What you get: Two black and white PDFs, each 17 pages long; one is formatted for printing, the other formatted to be viewed (portrait or vertically) on a tablet. Front and Back Cover, Title page, Ads/OGL, and Credits/Table of Contents/Foreword take 7 pages, leaving 10 pages of content. Two tables (one of minor events and one of woodland dressing) are tables of 100 ideas/hooks/environment descriptions. One table has twelve woodland encounters. One page is woodland features.
Artwork: Artwork was black and white and was of good quality. The style hearkens back to the art in old D&D books. The art does not directly correlate to any items in the table, but is all woodland themed and provides an appropriate “flavor” to the subject matter.
Layout and Editing: Layout was two column standard. Editing was very good. Since the tablet version is formatted for portrait or vertical view, and I read on a landscape monitor on a netbook, I am not able to comment on the difference/convenience of the tablet version over the print version, both provided an identical reading experience for me.
Overall Impression: Raging Swan Press’ books are immediately recognizable by their black covers with white text. This book is strictly a GM resource. There is nothing here for players. However, that doesn’t mean it’s not worth the purchase. Within, you’ll find three tables (two of them MASSIVE) and a page of terrain features to make woodland combats more interesting.
The first table is 100 minor events. They range from animal sightings to trees falling on PC’s to adventure hooks, to creepy ghostly meetings. There is not a lot of information given for each one, but each one seems to be designed to get a GM’s creative juices flowing. Players can interact with or ignore the events as they will, but could end up with some fun side quests or at the very least, believable reasons for having a random encounter.
The second table is 100 items of “woodland dressing.” These items are designed to give GM’s material for making campsites or encounter areas a bit more interesting. You’ve got lots of different tree descriptions and geological features to play with. No more boring circles on the battlemat to signify the campsite.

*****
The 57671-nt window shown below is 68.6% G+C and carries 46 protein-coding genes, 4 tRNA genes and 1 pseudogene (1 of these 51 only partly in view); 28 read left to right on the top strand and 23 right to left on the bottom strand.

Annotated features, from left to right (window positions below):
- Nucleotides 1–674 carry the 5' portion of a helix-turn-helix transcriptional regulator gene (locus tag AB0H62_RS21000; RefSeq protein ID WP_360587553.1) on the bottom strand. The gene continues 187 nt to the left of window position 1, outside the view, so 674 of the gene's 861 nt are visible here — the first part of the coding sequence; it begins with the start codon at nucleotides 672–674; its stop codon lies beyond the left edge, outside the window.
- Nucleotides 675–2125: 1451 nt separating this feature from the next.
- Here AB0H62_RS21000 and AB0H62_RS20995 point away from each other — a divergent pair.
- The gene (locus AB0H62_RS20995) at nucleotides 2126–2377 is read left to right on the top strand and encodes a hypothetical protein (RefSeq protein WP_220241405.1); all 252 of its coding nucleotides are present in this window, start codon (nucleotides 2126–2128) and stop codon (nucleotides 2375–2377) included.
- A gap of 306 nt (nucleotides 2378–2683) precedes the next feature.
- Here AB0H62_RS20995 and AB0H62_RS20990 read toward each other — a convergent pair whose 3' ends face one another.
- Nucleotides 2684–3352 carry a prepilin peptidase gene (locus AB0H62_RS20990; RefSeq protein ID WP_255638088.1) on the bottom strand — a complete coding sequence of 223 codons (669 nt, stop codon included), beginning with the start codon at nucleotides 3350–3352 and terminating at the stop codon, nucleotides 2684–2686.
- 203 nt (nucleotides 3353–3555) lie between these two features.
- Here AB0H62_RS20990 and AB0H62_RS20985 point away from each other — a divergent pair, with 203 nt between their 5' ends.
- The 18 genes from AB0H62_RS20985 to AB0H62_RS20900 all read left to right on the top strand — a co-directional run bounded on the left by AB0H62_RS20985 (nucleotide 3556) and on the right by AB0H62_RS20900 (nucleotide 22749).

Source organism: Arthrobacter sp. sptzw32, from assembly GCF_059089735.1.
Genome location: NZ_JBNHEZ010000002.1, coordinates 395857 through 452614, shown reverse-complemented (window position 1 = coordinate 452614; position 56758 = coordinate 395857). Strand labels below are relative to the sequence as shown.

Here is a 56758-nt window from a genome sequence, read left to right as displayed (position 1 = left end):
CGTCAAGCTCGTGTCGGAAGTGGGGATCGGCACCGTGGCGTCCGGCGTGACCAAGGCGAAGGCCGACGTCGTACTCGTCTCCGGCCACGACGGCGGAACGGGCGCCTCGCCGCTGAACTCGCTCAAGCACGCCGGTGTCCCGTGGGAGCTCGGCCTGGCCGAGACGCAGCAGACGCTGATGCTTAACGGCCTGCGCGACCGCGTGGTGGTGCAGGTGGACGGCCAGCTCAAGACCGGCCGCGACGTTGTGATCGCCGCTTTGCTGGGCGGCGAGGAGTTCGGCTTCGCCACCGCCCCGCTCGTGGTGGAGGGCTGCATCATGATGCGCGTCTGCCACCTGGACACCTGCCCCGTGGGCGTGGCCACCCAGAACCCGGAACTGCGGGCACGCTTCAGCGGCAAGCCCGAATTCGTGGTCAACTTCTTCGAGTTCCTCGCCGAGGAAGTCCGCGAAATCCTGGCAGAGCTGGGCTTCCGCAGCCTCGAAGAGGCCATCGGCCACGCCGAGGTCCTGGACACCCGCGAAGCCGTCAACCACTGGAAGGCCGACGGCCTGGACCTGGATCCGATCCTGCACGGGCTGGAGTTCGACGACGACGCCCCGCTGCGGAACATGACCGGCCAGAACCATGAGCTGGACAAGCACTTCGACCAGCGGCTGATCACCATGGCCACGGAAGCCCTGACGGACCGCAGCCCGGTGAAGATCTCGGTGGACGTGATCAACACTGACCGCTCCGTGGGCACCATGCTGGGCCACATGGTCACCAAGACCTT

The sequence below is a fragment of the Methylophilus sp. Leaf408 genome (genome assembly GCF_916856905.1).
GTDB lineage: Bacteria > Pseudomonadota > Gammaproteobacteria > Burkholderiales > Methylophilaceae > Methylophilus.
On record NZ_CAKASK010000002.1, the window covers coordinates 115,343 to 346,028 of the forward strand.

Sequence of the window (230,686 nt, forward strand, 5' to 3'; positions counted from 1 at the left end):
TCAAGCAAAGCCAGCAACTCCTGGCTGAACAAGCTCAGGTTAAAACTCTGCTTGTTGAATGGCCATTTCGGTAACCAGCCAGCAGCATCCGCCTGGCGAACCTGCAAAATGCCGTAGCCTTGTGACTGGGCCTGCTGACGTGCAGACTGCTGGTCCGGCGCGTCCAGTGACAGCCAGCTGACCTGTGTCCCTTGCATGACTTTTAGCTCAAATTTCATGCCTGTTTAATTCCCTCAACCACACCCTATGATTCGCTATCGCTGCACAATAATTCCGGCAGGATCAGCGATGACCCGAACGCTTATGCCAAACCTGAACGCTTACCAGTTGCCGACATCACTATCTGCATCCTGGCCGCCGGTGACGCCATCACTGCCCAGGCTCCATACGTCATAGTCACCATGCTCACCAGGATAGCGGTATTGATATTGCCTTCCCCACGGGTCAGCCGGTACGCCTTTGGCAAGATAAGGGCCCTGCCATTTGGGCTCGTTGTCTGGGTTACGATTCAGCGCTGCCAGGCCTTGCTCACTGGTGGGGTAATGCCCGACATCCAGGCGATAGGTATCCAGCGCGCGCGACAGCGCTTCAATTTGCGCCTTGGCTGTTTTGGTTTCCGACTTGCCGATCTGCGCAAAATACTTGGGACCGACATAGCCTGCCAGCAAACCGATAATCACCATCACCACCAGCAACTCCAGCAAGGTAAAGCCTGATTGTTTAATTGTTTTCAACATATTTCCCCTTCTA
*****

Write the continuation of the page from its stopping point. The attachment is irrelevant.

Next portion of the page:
The third table is twelve random encounters ranging from EL 2 to EL 10. Each encounter has a block of text outlining why the PC’s might have this encounter. Rather than having woodland creatures attack for no reason, you have enough background to make these encounters somewhat believable. Your players may just think that they are still on the main quest instead of just getting a random encounter!
Finally, you get one page of woodland features. These are dressing to make encounter areas more interesting. You get different things that PC’s and NPC’s can interact with in the environment during a battle. If your battle site has a fallen tree in it, how can it be used as cover? How do you adjudicate movement through the leafy top of the fallen tree? The rules governing these sorts of situations are outlined on this page. Of the entire document, this is the one page that I will print out when my players are getting into woodlands.
When I started counting up pages, I was surprised at how many of the pages in the document were “non-content” pages. The 10 pages of content were so densely packed with gaming goodness, that this is not a huge detraction from the product, but I did notice it. To be fair, the document IS short, and the number of pages that are non-content (covers, OGL, ads) are no more than what I find in Paizo’s products, the low page count makes the percentage feel high.
When I first glanced over this product, I cringed, thinking, “How am I going to read through a book of tables?” I was pleasantly surprised to find that these tables were interesting to read! I wasn’t bored, rather my mind flew between thinking, “How would my players react to that?” and “Can I find a good way to slip this into my current adventure?”
Final Rating: Five stars. Any product that is essentially 10 pages of tables, that keeps me reading and keeps me thinking, “I want to use that!” deserves a five star rating.
[5 of 5 Stars!]